Reviews / Shetland IV: ‘a fine and nasty ride ahead’

Douglas Henshall as Jimmy Perez. Photo: BBC

Murder grips the isles as DI Jimmy Perez returns for a fourth run of Shetland on the BBC, writes Jordan Ogg.

“There’s a murderer running loose and there’s been another murder. I dinnae think he’s the killer, but I’m still going to have to spend six episodes trying to prove it”, shouts DI Jimmy Perez as he climbs the Lodberry steps to face his next investigation.

While that’s not quite how Shetland series four begins, it’s a serviceable summary of what’s in store.

That and a scattering of sub plots about Shetland being a deadly place for strong women, and a line on the pull of the mainland for promising islanders who yearn to spread their wings.

Those who miss their chance can always fall back on becoming murderers and finding their way south in handcuffs via Loganair.

There may also be something going on with the electricity, for these Shetlanders never have any lights on in their houses. Time to call Tavish Scott and get him onto the hydro, if he’s not too busy hosting the folk festival at his house in Bressay. It was fine to see the rain stay off for that scene.


Thankfully one strong woman remains in Tosh, although in being Perez’s sidekick she’s still encumbered with men always telling her what to do. After the ordeal she suffered in the last series she’s considering a transfer to Edinburgh. Meanwhile her boss is hoping she’ll stay. As one of the series’ best developed characters, no doubt the audience is too.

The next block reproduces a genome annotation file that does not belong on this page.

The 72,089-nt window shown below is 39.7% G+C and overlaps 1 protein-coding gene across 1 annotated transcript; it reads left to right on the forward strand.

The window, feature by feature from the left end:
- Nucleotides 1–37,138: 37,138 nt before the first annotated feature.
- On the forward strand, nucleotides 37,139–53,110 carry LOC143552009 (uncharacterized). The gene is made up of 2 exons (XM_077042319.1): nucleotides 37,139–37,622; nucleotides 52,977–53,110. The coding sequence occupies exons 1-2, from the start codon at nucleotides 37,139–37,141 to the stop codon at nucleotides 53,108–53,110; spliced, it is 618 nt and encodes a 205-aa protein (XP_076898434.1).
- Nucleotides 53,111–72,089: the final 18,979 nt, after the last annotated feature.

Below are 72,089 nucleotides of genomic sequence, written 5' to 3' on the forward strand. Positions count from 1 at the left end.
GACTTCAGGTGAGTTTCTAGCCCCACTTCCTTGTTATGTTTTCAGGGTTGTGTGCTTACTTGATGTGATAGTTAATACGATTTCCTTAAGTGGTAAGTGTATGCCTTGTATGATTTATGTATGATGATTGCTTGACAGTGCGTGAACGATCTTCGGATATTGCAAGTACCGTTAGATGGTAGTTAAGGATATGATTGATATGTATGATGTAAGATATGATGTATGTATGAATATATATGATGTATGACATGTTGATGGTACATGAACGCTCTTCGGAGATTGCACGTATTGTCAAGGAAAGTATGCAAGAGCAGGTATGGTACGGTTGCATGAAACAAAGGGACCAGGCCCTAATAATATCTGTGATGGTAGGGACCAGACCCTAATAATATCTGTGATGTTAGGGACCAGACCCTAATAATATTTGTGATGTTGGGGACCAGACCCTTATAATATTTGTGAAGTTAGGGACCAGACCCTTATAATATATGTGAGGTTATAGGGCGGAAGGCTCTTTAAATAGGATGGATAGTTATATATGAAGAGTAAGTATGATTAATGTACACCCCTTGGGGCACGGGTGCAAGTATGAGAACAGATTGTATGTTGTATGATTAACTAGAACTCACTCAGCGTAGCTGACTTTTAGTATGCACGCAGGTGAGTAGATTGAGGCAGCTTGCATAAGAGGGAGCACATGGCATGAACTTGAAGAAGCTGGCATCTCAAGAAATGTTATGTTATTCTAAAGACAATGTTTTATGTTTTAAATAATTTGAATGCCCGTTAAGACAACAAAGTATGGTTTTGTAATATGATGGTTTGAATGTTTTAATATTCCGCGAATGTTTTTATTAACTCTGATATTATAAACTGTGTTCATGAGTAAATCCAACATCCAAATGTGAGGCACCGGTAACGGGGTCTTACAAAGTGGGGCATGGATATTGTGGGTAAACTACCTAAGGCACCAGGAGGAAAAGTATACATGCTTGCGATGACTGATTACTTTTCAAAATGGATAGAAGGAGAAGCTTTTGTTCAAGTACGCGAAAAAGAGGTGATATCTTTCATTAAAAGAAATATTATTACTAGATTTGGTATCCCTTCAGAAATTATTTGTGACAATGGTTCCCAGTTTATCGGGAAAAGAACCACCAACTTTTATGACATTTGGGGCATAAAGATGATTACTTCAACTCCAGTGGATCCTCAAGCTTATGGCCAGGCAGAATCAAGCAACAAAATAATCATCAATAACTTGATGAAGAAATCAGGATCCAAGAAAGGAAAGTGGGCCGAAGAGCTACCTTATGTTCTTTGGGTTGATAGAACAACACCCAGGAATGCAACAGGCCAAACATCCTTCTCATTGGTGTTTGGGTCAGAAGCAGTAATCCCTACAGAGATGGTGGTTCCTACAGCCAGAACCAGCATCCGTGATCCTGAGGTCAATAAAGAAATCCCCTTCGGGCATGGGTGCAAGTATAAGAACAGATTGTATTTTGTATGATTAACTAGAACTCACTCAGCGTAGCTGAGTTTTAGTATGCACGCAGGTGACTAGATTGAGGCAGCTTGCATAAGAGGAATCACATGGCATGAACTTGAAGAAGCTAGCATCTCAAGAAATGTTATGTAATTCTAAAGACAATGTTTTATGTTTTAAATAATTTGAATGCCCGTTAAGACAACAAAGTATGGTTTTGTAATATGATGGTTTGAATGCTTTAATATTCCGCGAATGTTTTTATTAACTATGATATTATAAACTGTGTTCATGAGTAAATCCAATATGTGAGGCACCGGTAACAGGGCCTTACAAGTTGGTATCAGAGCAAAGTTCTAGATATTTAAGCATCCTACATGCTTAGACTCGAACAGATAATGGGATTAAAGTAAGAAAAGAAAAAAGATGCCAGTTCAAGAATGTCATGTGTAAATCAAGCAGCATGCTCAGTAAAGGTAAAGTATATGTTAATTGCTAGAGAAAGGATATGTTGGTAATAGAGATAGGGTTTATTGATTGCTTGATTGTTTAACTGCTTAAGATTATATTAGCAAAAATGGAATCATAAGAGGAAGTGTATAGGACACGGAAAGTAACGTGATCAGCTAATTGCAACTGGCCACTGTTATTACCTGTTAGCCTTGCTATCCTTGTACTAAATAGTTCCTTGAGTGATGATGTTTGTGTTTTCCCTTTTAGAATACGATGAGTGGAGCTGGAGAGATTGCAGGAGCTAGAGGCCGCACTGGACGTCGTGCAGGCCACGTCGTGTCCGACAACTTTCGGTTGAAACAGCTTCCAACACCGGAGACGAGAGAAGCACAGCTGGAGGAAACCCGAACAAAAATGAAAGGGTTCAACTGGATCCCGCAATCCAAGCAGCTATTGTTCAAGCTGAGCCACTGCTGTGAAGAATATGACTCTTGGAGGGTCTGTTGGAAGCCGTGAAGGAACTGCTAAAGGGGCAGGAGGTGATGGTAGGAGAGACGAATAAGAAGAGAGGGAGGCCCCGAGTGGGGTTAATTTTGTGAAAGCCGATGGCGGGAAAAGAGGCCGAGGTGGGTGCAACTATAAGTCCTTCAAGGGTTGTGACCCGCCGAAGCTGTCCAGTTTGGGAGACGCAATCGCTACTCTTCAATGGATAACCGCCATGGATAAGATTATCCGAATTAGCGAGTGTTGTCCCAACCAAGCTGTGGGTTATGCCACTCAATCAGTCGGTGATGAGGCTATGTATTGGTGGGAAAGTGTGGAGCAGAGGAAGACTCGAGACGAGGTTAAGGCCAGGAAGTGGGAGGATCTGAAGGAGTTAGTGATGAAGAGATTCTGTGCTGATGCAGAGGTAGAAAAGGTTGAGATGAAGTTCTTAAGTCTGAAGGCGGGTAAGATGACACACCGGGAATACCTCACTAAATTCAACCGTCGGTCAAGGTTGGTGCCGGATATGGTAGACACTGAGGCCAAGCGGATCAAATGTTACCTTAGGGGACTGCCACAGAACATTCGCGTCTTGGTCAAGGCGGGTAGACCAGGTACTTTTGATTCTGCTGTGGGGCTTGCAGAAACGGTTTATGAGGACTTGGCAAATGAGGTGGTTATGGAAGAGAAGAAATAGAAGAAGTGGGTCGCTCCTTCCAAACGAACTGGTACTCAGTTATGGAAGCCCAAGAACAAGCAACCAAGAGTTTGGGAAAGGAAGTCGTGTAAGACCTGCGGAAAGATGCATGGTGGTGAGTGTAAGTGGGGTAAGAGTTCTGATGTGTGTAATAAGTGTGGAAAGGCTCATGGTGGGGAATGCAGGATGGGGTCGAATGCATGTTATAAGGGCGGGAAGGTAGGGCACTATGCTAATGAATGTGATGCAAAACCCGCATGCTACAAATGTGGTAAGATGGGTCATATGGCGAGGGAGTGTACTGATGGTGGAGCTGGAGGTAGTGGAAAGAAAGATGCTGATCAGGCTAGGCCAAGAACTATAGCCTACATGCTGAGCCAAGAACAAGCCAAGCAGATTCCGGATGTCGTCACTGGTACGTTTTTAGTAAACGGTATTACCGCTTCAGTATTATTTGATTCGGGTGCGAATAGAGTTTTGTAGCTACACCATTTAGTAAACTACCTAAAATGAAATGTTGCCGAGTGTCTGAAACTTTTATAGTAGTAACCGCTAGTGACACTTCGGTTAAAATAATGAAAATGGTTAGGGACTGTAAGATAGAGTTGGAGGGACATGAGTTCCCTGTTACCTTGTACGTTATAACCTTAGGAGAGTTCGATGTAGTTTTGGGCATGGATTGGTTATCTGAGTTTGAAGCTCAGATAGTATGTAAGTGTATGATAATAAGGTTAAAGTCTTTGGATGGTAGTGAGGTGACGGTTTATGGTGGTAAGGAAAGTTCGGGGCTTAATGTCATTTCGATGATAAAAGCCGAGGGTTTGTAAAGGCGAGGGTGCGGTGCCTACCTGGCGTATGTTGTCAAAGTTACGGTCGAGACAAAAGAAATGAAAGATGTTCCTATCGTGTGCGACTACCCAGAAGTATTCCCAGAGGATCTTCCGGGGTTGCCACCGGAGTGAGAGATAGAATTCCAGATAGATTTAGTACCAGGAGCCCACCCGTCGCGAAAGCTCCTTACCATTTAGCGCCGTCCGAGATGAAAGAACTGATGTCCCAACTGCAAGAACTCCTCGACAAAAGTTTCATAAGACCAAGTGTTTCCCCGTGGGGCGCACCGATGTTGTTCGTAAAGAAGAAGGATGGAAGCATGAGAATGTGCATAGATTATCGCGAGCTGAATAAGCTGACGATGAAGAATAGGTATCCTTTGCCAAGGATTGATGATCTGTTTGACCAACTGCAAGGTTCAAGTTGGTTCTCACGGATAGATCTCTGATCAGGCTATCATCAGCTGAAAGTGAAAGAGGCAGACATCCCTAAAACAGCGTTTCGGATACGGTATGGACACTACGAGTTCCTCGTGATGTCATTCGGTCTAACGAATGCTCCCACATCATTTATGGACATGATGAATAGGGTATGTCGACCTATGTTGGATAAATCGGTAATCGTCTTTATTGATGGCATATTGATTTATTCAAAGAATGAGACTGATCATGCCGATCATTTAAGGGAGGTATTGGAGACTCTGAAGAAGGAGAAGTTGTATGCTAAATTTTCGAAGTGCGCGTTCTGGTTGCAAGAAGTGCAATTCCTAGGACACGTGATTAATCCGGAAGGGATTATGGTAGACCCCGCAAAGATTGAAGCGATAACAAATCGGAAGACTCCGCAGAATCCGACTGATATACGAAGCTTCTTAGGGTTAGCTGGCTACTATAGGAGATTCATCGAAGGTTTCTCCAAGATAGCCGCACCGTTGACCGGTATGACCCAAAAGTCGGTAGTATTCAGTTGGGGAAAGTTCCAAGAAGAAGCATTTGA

When it comes to deaths there’s a crafty weaving of esoteric Unst history in their circumstances, as well as an odd penchant for kilns. One of these structures actually looks more like a tattie hoose, but hey, who’s bothered by such trivialities?

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An old killing is resurrected with the arrival of Thomas Malone, fresh out of jail after a 23-year stretch. Bearing a bald head and a thick beard, the universally understood appearance of all likely murderers, he just wants to drink ale and listen to his walkman.

But when a driven young journalist, who happens to be the daughter of the cop who locked up Malone, is found dead in mirror circumstances to the first woman he was accused of killing, his chances of finding peace seem to be six feet deep.

Perez, now well worn in by Dougie Henshall, has his doubts about the whole Malone affair. The DI spies murky Norwegians on the sidelines, leaving the promise of extreme cultural vandalism in store as the isles’ lauded Scandinavian connections look to be rotten.

If this is Shetland going native on the Scandi-noir theme, then all power to its creators. By now their characters seem real, as does their feel for the landscape. Panoramic views are evenly distributed, serving well as the atmospheric glue that holds everything together.

As an opener this could prove to be the best episode of Shetland yet. If the ending is anything to go by, we’re in for a fine and nasty ride ahead.

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